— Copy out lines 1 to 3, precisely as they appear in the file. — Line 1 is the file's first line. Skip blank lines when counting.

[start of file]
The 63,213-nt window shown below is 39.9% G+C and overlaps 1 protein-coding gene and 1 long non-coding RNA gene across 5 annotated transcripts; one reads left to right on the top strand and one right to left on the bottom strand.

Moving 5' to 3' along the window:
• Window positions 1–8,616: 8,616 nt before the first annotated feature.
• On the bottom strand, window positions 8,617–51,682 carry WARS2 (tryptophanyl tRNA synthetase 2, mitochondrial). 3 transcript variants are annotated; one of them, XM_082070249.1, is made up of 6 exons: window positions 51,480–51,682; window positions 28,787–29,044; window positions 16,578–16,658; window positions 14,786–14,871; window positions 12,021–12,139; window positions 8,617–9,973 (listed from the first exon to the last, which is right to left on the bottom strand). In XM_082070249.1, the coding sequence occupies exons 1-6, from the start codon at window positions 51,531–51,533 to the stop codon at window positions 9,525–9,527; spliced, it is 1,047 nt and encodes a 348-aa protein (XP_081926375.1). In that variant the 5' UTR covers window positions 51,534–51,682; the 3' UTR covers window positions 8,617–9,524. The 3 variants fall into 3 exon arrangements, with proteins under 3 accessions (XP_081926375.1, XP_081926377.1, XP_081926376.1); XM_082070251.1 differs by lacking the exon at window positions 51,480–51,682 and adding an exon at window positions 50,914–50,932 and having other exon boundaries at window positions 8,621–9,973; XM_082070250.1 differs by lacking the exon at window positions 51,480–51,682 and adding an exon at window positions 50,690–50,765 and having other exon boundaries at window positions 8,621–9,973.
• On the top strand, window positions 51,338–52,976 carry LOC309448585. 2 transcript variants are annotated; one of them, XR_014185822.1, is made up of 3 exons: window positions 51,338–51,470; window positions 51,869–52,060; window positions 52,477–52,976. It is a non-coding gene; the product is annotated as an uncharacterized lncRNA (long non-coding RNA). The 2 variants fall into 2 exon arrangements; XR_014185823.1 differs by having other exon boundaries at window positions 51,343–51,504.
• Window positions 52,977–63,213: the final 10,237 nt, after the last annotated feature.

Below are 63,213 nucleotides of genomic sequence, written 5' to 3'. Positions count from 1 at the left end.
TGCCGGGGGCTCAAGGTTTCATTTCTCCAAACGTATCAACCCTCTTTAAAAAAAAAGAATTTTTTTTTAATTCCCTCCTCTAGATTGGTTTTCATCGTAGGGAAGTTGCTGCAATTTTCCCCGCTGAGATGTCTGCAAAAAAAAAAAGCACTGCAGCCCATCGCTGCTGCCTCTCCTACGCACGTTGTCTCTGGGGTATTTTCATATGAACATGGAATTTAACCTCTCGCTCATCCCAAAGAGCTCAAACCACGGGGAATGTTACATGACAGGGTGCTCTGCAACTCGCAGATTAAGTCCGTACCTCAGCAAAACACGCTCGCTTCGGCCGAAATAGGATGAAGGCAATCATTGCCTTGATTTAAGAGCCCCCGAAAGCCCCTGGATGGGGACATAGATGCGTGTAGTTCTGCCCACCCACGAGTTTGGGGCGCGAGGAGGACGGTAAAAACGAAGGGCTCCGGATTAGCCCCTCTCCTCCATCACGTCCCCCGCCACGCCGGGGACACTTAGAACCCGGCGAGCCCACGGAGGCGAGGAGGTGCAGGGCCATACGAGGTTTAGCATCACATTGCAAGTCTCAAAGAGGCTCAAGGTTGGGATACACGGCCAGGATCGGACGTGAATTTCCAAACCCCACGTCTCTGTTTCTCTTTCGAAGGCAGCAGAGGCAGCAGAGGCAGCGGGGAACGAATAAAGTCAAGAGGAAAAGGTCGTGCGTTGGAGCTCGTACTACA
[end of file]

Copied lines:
The 63,213-nt window shown below is 39.9% G+C and overlaps 1 protein-coding gene and 1 long non-coding RNA gene across 5 annotated transcripts; one reads left to right on the top strand and one right to left on the bottom strand.

Moving 5' to 3' along the window:
• Window positions 1–8,616: 8,616 nt before the first annotated feature.